Texturizers are mild versions of a chemical hair relaxer. The texturizer loosens the natural curl pattern of an individual’s hair without completely straightening it. Loosening the curl allows for more manipulation and in many cases, more manageability. Texturizers are ideal for someone who wants to retain natural curls but with a softer, looser pattern. Both men and women use texturizers and the process is recommended for use on short to medium length hair.


How Do Texturizers Work?

Texturizers commonly use the chemical sodium hydroxide (lye). Hair contains proteins referred to as keratin amino acids. One of the major amino acids in keratin is cysteine. Cysteine contains a disulfide bridge, which causes the hair to kink and this is what makes the hair curly. Chemicals contained in texturizers such as lye break the hydrogen bonds of the disulfide bridge, altering the physical structure of each strand and loosening the curl.

Neutralizing a Texturizer

Hair requires neutralization after a texturizer is applied and rinsed out. Lye is caustic and will damage hair if left on beyond recommended times. Check the packaging to determine how long the texturizer should process. A neutralizing shampoo will bring the hair closer to its natural pH and stop the chemical process. Some neutralizing shampoos contain color-change properties (such as a change from pink to white) to alert the individual if there is still lye in the hair. After neutralizing the hair, rinse well and apply a deep conditioner to prevent excess drying and breakage.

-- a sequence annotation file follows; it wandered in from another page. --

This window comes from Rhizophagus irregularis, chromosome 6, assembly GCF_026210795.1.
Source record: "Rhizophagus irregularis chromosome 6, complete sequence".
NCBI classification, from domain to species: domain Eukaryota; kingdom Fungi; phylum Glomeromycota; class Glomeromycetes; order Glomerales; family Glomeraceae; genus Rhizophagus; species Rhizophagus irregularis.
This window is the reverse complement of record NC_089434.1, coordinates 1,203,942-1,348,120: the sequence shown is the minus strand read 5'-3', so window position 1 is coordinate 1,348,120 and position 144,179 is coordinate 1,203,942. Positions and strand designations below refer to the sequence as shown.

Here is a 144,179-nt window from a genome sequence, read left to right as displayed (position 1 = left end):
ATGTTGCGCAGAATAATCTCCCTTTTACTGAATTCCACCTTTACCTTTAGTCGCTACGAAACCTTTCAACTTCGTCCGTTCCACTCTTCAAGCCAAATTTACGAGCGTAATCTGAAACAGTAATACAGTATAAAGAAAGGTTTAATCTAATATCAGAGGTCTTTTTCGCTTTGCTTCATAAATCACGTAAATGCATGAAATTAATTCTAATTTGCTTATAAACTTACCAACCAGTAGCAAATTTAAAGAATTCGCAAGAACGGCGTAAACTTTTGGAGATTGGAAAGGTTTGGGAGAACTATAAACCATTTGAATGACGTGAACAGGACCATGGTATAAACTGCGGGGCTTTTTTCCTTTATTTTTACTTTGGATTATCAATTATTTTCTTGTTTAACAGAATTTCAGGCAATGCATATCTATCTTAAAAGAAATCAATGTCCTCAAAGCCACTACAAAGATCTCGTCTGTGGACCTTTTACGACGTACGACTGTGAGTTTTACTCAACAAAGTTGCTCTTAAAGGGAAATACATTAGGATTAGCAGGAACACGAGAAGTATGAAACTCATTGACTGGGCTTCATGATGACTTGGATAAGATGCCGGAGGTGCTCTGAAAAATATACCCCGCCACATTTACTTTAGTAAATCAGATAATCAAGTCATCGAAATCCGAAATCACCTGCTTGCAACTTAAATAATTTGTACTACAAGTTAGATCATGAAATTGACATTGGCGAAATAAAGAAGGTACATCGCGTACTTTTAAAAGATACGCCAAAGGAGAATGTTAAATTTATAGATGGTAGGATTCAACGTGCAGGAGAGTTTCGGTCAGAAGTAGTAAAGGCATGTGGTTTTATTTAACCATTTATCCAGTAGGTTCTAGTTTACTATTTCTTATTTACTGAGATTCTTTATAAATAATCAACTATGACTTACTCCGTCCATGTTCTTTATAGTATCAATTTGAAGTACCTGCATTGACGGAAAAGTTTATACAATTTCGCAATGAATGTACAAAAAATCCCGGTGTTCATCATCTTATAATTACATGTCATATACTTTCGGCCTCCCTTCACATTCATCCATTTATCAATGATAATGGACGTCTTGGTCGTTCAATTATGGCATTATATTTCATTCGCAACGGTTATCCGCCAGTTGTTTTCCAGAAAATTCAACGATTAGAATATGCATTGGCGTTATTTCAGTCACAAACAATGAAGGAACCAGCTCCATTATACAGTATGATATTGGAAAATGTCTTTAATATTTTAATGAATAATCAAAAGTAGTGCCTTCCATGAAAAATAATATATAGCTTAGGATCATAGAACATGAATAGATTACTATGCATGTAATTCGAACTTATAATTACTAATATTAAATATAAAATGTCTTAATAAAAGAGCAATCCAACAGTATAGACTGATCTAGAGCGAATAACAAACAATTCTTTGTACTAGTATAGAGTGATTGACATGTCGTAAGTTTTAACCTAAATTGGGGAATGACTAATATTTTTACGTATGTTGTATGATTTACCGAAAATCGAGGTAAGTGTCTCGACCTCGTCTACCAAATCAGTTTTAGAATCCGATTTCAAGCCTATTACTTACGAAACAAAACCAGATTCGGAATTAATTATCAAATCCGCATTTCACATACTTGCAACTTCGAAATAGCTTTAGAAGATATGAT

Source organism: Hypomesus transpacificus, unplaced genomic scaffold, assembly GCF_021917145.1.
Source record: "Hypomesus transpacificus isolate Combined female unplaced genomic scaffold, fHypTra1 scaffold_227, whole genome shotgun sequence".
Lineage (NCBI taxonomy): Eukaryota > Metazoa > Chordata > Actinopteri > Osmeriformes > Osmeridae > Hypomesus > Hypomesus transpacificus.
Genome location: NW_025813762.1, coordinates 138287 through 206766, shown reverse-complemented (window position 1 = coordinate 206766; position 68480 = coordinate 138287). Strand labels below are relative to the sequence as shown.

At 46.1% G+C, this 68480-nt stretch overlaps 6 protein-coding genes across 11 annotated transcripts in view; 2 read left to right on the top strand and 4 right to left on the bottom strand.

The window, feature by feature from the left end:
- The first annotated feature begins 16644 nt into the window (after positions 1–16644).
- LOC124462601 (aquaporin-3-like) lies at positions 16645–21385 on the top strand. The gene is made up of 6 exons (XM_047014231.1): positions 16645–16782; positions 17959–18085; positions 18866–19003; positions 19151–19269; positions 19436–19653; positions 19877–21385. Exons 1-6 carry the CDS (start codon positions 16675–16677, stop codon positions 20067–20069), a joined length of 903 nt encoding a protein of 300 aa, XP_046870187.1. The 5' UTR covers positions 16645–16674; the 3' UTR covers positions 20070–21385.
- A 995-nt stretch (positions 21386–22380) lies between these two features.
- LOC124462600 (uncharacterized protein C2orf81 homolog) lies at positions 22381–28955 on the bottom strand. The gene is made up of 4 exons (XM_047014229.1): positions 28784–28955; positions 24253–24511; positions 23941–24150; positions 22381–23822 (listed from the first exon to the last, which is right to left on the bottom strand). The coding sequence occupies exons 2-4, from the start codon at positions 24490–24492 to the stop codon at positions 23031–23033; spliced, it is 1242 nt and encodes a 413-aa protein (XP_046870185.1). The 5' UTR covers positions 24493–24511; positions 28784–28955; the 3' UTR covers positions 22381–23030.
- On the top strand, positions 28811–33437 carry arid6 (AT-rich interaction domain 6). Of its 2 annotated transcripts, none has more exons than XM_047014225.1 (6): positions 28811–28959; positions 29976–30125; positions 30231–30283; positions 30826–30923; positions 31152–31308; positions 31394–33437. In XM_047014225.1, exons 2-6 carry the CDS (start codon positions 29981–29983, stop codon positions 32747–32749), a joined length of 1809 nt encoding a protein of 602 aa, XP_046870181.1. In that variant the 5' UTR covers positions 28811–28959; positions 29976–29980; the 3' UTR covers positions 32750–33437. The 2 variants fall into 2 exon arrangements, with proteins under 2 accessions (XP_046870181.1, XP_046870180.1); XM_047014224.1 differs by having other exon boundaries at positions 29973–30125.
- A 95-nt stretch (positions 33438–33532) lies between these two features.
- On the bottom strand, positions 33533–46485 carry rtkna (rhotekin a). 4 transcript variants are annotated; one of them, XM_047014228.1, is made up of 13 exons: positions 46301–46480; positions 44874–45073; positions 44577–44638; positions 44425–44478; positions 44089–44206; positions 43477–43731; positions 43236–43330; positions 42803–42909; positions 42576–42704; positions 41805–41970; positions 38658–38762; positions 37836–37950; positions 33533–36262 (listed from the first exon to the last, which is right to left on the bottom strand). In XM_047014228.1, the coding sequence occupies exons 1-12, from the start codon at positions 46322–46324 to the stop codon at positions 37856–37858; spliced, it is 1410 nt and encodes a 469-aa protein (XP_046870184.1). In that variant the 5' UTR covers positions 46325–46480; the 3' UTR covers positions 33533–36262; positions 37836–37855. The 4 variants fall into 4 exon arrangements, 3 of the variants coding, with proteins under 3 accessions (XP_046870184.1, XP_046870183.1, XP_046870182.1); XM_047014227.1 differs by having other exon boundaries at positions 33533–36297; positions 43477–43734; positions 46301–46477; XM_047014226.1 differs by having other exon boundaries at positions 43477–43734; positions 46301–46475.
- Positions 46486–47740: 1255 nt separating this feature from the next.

Warnings

Chemical processing weakens the hair, so individuals should pay close attention to treated hair. Only gently comb and brush the hair. Keep the hair hydrated and moisturized by drinking lots of fluids and applying topical moisturizers as needed.

Texturizers are chemicals and may burn skin and damage hair. Follow the instructions on the texturizer packaging. Perform a strand test before texturizing to help determine processing time. For sensitive skin and scalps, reconsider using the chemical or use a “base” such as petroleum jelly on the scalp and skin area surrounding the hair you will be processing. Do not get the texturizer in the eyes or use on eyebrows or eyelashes. Use plastic or latex gloves to avoid manual contact with the chemical. Contact a physician if you develop a rash or burns from the chemicals. Chemical dyes are more likely to damage the hair when used in conjunction with texturizers or relaxers.